Blackwood mansion looms, surrounded by nightmare pines, atop the hill over the small town of New Haven. Ben Bookman, bestselling novelist and heir to the Blackwood estate, spent a weekend at the ancestral home to finish writing his latest horror novel, The Scarecrow. Now, on the eve of the book’s release, the terrible story within begins to unfold in real life.
Detective Mills arrives at the scene of a gruesome murder: a family butchered and bundled inside cocoons stitched from corn husks, and hung from the rafters of a barn, eerily mirroring the opening of Bookman’s latest novel. When another family is killed in a similar manner, Mills, along with his daughter, rookie detective Samantha Blue, is determined to find the link to the book—and the killer—before the story reaches its chilling climax.
As the series of “Scarecrow crimes” continues to mirror the book, Ben quickly becomes the prime suspect. He can’t remember much from the night he finished writing the novel, but he knows he wrote it in The Atrium, his grandfather’s forbidden room full of numbered books. Thousands of books. Books without words.
As Ben digs deep into Blackwood’s history he learns he may have triggered a release of something trapped long ago—and it won’t stop with the horrors buried within the pages of his book.
Hi and welcome to my review of The Nightmare Man!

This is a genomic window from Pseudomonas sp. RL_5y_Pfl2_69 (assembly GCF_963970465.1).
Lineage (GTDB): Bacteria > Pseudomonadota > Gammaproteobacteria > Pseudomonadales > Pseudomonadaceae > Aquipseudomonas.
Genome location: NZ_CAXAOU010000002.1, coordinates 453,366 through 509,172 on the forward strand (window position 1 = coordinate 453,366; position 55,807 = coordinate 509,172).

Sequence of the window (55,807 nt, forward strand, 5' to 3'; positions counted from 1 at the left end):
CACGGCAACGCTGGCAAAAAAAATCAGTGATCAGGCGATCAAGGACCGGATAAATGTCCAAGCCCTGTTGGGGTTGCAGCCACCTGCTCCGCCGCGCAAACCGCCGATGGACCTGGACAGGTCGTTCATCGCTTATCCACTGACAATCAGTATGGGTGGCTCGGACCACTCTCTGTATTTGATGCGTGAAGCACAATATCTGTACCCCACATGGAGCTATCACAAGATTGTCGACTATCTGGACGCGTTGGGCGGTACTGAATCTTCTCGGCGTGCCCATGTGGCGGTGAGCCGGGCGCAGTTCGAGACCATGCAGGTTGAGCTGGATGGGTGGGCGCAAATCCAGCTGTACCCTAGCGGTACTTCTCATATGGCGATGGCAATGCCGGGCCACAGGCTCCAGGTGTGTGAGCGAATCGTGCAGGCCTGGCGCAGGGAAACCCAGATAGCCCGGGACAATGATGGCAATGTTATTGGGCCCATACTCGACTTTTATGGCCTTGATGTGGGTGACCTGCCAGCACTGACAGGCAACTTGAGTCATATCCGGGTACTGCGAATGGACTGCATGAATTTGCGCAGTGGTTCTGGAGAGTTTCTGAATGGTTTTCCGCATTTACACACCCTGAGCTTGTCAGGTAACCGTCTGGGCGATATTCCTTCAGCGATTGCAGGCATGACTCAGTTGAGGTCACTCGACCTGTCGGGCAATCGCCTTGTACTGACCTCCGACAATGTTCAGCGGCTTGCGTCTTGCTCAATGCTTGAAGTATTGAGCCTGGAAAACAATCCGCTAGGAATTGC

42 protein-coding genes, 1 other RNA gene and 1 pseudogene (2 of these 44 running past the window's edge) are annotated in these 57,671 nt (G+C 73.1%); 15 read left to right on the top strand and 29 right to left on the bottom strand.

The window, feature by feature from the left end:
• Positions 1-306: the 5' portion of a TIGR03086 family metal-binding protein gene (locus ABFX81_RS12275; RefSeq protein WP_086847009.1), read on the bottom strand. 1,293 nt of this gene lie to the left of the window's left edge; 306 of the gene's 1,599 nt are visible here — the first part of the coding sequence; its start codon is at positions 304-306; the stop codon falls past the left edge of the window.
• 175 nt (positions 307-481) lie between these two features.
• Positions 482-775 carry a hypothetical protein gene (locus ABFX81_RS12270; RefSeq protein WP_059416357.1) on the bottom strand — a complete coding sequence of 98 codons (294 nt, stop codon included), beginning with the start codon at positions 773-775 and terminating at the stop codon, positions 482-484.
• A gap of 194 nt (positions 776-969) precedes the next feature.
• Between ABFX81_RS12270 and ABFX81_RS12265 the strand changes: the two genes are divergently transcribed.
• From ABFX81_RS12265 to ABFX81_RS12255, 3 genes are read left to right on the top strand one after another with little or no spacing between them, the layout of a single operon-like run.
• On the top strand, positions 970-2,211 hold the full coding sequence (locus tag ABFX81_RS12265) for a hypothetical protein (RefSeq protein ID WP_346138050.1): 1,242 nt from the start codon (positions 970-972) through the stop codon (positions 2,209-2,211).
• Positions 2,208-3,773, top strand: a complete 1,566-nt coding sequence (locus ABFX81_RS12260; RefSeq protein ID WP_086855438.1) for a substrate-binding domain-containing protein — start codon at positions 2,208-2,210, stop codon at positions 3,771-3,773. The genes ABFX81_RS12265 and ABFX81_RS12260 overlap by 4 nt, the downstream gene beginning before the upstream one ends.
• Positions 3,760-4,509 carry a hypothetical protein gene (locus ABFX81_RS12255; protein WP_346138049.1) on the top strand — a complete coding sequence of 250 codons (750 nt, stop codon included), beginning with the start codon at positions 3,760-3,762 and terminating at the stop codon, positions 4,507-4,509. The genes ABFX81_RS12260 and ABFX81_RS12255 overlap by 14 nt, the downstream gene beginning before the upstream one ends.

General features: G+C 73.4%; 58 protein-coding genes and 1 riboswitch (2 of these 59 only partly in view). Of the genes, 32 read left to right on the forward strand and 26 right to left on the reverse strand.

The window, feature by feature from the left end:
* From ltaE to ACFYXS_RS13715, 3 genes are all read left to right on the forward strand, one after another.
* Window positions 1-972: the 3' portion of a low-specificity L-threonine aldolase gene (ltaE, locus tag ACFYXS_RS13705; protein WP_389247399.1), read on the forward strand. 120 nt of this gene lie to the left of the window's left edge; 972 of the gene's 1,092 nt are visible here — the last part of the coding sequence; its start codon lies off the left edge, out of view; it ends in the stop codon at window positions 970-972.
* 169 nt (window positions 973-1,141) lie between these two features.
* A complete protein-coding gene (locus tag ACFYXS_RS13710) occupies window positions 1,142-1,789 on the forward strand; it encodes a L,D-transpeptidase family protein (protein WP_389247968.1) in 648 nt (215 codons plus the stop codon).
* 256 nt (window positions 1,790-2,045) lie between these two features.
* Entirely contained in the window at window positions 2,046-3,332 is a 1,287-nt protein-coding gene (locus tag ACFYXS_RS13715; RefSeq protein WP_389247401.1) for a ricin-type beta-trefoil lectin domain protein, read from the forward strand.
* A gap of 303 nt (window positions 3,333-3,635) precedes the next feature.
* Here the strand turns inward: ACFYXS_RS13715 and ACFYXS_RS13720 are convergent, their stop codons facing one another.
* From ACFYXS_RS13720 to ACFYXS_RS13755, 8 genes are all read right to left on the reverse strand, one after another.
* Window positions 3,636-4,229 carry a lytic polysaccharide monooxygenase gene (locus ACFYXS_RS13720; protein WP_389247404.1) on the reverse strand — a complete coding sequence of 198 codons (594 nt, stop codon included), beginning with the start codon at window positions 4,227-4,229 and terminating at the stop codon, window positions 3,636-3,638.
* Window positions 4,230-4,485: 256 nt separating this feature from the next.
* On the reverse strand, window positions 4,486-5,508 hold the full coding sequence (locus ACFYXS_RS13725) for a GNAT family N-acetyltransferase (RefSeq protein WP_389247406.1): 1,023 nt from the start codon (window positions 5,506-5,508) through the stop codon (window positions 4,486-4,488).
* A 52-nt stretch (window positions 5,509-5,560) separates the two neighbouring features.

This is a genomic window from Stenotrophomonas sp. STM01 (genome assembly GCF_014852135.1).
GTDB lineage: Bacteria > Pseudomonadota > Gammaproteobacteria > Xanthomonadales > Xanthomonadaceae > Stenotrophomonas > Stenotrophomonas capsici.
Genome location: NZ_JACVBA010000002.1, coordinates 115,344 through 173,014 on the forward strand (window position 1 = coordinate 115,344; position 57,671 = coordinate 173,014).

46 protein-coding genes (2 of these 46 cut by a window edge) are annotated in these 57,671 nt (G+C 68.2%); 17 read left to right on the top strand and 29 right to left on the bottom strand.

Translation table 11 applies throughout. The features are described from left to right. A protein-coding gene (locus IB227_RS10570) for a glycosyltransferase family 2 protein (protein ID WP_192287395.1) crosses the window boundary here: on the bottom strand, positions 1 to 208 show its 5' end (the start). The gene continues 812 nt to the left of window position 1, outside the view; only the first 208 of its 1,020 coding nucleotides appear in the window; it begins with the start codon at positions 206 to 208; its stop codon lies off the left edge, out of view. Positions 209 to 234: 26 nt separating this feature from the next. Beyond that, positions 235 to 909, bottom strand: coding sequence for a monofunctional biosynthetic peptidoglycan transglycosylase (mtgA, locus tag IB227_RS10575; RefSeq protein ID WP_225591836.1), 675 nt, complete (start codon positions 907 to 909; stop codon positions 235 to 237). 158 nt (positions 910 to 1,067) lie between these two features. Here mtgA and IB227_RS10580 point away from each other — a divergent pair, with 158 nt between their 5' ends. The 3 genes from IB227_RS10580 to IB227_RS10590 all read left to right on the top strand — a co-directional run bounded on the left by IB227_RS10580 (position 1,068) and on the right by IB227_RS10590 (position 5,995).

I was offered to read The Nightmare Man and since both the cover and the blurb set my spidey-senses all atingle, I gladly accepted. Unfortunately, I soon found the execution gelled a whole lot less with me than the premise.
To be fair to the book, I did struggle with brain fog at the time of my reading it, but I found the story and its plethora of characters hard to focus on. One of the characters is described as discombobulated a couple of times, and all I could think was: well, Winny, that makes two of us. I had a look at other reviews, just to judge whether it was me or the book, and there are a few early readers who found it as chaotic as I did, so brain fog aside, I really do think that it’s not all me and the story is at least a little bit convoluted.
I will say that I kept being triggered to continue and find out what was really going on, I never stopped caring and I never considered a DNF. There are a few really scary scenes in there and let me just state for the record that I was extremely happy I was reading it at a time of year when there were no moths to be seen and the corn field adjacent to my garden had already been plowed.
The Nightmare Man was a mixed bag for me. While I loved the premise and many of the horror scenes, there was just something in the writing and the execution that didn’t work for me. If you’re interested in this book, do give it a try and be sure to let me know your thoughts after!
The Nightmare Man is out on 10 January 2023.
Thanks to Crooked Lane Books and NetGalley for the eARC. All opinions are my own.